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Old 24th August 2014, 06:59 PM   #1
Marcus den toom
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Default Flint with lead holder

I boughed this fine specimen from a metal detector enthausiast and he found them near the city of Gorichem in the Netherlands. This same guy has found several pieces of clod shot which are visble in this thread (http://www.vikingsword.com/vb/showthread.php?t=18681).
This flint with it original lead holder is almost complete with only missing one lead strap at the left side. These flints are very hard to find intact but they appear from time to time at the Dutch battlegrounds of the Golden ages. The war against the Spanish was held against many city┤samong them Gorichem which was reclaimed by the "water Geuzen" (Rebel forces) and the grand army of the Prince of Nassau. This flint with holder could have been used by these forces. The battle was foughed on the 26th of June 1572. EDIT "as Adrian correctly remarked, the flintlock was not yet made in this period of time, my appologies for this misinformation"






Last edited by Marcus den toom : 25th August 2014 at 11:56 AM.
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Old 25th August 2014, 10:47 AM   #2
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If this is from a flintlock firearm doesn't that battle (1572) pre date the regular use of such mechanisms? I understand that the use of lead, as opposed to leather, for encasing the flint is not uncommon throughout the flintlock period, some still do this nowadays - but I have not seen an ornate one like this before, it is most interesting.
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Old 25th August 2014, 11:33 AM   #3
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You are absolutely right Adrian, such a stupid mistake of me
Yes the first flintlock was made in 1610 in France... i don't know about the Snaphance locks, but a more likely date would be around 1650-1700.
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Old 25th August 2014, 01:19 PM   #4
fernando
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A rather peculiar item, Marcus,
Can't you get a (even ) more clear picture ?
Sorry the impertinence but, could it be that the piece of lead was already decorated before it was trimmed for the flint holding effect ?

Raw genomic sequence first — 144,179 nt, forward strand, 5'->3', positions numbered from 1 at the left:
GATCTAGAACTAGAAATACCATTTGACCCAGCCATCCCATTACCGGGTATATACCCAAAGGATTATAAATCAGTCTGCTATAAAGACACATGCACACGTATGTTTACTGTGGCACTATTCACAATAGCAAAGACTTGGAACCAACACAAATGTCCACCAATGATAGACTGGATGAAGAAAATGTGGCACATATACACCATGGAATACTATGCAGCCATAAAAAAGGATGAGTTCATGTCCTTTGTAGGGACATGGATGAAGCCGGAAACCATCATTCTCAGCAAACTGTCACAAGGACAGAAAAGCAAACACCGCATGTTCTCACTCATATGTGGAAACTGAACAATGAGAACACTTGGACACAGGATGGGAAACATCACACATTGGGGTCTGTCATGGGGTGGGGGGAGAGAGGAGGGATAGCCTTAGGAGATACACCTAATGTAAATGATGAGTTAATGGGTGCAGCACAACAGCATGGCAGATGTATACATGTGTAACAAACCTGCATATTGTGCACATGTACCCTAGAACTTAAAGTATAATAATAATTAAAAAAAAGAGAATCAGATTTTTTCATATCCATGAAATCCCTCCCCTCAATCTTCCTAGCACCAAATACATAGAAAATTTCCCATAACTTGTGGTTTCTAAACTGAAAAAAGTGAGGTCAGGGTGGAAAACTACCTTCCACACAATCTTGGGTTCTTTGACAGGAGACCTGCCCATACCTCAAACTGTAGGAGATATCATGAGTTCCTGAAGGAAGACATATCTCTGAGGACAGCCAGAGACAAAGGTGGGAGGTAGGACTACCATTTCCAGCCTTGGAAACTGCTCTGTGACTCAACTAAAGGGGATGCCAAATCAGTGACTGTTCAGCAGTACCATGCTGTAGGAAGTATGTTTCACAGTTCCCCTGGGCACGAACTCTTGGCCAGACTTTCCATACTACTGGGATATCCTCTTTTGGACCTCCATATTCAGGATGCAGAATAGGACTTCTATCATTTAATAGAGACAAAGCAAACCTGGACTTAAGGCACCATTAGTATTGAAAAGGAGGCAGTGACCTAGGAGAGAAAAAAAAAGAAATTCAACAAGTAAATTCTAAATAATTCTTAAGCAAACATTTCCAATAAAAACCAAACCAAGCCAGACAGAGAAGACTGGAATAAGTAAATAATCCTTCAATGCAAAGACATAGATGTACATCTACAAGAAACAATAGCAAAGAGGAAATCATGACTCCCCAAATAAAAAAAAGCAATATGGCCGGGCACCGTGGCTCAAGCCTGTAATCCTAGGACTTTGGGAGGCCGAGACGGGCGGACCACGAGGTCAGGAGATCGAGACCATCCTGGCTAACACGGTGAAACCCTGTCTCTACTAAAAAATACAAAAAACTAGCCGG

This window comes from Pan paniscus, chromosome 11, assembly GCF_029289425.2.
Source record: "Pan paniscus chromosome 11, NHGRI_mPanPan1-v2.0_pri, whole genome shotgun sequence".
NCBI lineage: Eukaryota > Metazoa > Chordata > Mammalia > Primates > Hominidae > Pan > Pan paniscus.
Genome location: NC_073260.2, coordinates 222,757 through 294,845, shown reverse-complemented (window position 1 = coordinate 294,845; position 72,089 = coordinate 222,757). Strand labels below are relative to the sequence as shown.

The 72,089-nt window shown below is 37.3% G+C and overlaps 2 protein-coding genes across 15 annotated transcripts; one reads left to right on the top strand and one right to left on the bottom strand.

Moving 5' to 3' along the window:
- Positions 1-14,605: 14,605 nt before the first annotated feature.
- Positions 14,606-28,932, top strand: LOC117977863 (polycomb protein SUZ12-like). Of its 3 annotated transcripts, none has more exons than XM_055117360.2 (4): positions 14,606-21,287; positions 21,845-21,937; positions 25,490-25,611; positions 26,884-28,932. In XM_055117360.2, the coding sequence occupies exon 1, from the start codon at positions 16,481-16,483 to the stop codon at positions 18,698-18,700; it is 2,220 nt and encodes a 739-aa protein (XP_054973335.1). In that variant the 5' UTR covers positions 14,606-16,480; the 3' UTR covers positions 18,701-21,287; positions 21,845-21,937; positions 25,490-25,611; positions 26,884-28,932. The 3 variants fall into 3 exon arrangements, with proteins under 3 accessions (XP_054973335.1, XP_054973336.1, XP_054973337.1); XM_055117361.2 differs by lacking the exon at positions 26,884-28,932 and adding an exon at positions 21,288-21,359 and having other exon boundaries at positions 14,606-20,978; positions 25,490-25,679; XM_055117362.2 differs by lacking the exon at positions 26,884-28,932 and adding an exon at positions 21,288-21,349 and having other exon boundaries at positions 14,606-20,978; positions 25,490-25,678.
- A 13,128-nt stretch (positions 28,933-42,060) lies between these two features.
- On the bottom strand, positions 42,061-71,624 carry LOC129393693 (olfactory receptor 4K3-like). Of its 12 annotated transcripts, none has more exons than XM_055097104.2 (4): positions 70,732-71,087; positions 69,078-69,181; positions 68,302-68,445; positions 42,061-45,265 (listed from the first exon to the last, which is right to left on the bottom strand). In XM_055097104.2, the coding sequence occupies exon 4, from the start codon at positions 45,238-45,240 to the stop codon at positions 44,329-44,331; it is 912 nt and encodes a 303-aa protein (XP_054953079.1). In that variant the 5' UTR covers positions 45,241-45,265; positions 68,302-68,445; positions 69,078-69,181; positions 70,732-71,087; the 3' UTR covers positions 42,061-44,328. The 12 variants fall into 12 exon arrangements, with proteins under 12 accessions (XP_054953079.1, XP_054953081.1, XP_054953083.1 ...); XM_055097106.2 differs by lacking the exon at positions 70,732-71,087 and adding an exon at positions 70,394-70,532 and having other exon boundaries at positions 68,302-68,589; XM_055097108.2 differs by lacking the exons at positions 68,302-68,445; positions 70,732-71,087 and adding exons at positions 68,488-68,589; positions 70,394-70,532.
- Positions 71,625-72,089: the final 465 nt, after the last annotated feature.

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Old 25th August 2014, 01:36 PM   #5
Matchlock
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Hi Marcus,


Thousands of those lead-wrapped flints used in the cocks of military flintlock muskets are found by farmers every year; several of them are preserved in The MICHAEL TRÍMNER COLLECTION.

Only the so-called BLOND flints, also called HORN flints, are quite rare to detect. The best chances to detect blond flints are when searching in France (they were quarried in great numbers near St. Etienne), Belgium, Germany and Austria.
There are dozens of all sizes of blond flints in my collection.

The GRAY (in British English: grey) and BROWNISH colored flints, and especially the BLACK colored Podolian (German: podolisch) types, are very common; they were mostly used in the Netherlands and in the area of what is Great Britain and Ireland today.

Prices for the latter vary from 1-5 euros per piece.


Best,
Michael
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Old 25th August 2014, 01:59 PM   #6
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A few more, the last two from my my collection.

m
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Last edited by Matchlock : 25th August 2014 at 02:27 PM.
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Old 25th August 2014, 03:12 PM   #7
fernando
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Yes, Michl,
But none of those lead cases now posted is decorated; am i right ?
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Old 25th August 2014, 03:45 PM   #8
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Of course you're right, Nando,

They must be on some older back-up disc dating back about 8 years, and saving my data from an earlier computer of mine.


Actually I have seen many of them but never integrated one with my collection, as they strictly belong to the Ottoman cultural area starting with Romania, Macedonia and Albania, instead of the Western European sphere.

I attached a sample which I copied from this site:
http://www.echad.info/uifinds/?to=v...d&find_id=45369


For more on Western gun flints and their usually undecorated coatings or wrappings, please cf.:
http://www.minutemantreasures.com/5139/11401.html

Some samples from the latter site attached below.


Best,
m
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Last edited by Matchlock : 25th August 2014 at 04:59 PM.
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